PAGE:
That's not mentioning fucker, motherfucker, fuckface, ass-fuckingly, etc...

The point I'm trying to make is that if people started saying "I'm a mark of Test", then eventually, if enough people used it, it would become an accepted part of the language.
Zeruel
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#10 Posted on 14.2.02 0002.31
Reposted on: 14.2.09 0007.14
nutting = ejaculating
who__lame
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#11 Posted on 14.2.02 0032.46
Reposted on: 14.2.09 0044.30
I thought of 4 sentences last night which might or might shed more light on this and seems to bear Excabilur out. Here they are without explainations.

1a) I am an employee of IBM
1b) I am a worker for IBM

1a) I am an employee for IBM
1b) I am a worker of IBM

3a) I am a sucker for fruity-tooty lollypops.
32b) I am a sucker of fruity-tooty lollypops.

P.S Don't take these literally. ;-)
who__lame
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#12 Posted on 14.2.02 0032.46
Reposted on: 14.2.09 0044.30
I thought of 4 sentences last night which might or might shed more light on this and seems to bear Excabilur out. Here they are without explainations.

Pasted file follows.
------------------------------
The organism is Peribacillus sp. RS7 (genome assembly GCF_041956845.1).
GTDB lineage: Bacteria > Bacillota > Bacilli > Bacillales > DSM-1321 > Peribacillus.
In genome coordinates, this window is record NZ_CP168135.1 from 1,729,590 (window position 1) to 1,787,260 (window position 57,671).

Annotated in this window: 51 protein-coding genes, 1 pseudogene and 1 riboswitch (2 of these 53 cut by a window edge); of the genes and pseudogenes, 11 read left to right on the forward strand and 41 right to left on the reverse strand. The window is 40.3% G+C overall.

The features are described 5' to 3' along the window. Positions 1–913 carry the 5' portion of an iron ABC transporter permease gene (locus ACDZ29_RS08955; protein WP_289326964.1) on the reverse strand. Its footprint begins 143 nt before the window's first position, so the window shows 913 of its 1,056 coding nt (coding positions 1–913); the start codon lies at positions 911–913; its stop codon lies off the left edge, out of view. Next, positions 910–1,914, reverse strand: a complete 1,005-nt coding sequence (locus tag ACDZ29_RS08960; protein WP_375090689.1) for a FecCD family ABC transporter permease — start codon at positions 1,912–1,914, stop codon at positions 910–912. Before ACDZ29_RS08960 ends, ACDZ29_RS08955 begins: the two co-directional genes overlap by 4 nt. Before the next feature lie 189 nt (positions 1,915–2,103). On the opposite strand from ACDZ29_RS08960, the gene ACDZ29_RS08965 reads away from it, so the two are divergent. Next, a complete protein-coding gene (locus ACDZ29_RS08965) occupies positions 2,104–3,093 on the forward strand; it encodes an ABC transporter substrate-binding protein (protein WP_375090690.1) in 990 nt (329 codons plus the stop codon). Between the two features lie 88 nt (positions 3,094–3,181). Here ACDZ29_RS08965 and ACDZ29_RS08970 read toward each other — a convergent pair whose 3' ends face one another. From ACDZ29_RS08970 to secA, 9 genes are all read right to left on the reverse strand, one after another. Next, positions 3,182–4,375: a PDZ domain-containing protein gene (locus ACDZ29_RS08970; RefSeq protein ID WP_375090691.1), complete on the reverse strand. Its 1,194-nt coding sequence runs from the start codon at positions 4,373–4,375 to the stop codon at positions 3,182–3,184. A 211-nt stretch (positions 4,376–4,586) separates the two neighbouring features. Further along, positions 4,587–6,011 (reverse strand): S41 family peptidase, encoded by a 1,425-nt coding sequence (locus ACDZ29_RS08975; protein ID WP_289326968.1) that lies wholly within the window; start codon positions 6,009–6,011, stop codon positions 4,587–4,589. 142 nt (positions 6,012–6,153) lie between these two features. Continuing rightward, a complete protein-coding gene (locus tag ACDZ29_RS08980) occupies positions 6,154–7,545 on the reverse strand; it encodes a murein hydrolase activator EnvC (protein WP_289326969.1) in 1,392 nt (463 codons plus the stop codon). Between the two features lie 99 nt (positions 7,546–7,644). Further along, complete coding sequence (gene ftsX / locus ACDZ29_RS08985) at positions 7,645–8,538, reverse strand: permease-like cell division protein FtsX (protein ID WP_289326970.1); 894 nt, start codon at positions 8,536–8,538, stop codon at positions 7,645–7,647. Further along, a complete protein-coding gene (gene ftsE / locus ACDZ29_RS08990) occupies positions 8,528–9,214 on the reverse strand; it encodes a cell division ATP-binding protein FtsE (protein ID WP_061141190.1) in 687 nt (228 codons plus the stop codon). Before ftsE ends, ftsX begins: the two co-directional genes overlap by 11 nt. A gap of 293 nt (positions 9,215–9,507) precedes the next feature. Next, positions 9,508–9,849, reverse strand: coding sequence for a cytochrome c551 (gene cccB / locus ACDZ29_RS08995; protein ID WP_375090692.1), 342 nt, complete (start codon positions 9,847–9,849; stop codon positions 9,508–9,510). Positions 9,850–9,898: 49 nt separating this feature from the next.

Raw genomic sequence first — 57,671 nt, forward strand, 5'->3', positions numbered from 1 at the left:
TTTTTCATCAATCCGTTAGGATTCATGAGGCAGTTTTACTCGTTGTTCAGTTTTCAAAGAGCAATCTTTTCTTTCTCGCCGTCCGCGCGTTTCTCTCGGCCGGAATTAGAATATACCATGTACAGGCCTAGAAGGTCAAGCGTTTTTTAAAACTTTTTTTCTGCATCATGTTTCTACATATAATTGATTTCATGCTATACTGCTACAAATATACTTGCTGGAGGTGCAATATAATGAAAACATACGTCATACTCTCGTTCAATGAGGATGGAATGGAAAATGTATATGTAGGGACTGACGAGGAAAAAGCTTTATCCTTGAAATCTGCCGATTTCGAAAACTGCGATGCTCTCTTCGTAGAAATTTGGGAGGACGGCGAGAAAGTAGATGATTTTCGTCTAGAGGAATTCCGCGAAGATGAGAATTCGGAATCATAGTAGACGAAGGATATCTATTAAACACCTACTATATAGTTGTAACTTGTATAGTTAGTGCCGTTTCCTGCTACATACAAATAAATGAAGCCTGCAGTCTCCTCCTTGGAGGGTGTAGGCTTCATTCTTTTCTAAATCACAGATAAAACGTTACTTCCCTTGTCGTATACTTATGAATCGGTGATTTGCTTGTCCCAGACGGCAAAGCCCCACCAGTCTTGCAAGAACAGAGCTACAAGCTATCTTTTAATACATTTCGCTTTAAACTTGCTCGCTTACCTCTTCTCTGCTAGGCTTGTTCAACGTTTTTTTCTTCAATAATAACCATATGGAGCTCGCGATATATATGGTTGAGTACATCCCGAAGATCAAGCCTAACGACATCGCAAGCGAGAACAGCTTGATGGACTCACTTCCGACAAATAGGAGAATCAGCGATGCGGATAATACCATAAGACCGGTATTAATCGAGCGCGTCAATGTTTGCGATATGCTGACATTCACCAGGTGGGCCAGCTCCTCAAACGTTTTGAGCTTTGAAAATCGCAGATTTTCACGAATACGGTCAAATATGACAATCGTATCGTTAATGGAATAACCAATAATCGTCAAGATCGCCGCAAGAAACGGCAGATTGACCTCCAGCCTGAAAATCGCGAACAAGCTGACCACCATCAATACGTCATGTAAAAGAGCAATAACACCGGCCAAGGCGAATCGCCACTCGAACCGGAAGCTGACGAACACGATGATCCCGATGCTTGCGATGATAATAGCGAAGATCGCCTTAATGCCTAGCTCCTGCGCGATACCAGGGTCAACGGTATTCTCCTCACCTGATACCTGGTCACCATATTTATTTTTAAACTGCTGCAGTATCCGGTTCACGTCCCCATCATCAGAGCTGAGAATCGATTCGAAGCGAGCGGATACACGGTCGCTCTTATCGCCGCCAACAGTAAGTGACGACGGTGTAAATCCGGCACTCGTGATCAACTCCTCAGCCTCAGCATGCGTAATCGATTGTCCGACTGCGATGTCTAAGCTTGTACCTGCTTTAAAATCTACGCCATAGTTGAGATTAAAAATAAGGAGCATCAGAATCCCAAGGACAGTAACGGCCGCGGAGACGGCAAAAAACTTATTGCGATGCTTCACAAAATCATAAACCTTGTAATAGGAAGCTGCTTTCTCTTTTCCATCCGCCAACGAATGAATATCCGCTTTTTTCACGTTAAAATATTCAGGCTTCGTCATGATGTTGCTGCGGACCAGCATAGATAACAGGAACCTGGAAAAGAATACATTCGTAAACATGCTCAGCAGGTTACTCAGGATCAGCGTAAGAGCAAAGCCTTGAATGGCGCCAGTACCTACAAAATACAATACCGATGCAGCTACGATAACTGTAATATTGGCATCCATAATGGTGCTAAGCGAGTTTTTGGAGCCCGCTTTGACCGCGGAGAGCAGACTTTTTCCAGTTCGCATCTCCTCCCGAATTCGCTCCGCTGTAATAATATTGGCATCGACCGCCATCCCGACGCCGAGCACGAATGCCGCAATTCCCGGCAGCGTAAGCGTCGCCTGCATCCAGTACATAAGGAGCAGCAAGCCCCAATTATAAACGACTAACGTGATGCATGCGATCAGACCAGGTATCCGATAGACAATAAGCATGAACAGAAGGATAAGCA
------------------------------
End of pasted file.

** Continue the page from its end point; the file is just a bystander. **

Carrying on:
1a) I am an employee of IBM
1b) I am a worker for IBM

1a) I am an employee for IBM
1b) I am a worker of IBM

3a) I am a sucker for fruity-tooty lollypops.
32b) I am a sucker of fruity-tooty lollypops.

P.S Don't take these literally. ;-)
who__lame
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#13 Posted on 14.2.02 0032.46
Reposted on: 14.2.09 0044.30
I thought of 4 sentences last night which might or might shed more light on this and seems to bear Excabilur out. Here they are without explainations.

1a) I am an employee of IBM
1b) I am a worker for IBM

1a) I am an employee for IBM
1b) I am a worker of IBM

3a) I am a sucker for fruity-tooty lollypops.
32b) I am a sucker of fruity-tooty lollypops.

P.S Don't take these literally. ;-)
Dr Unlikely
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#14 Posted on 14.2.02 0844.37
Reposted on: 14.2.09 0850.39
It's not really about mark being a verb. Mark, in the carny sense that Lou mentioned above, is referring to the person being an easy target for someone to fool. So if you use "mark" in the pseudo-bastardized way that we tend to in this sense, someone who really likes Blackman is, in a sense, a mark for him, since the person would be more easily targeted by Blackman.

That Steve Blackman...is there anything he can't explain?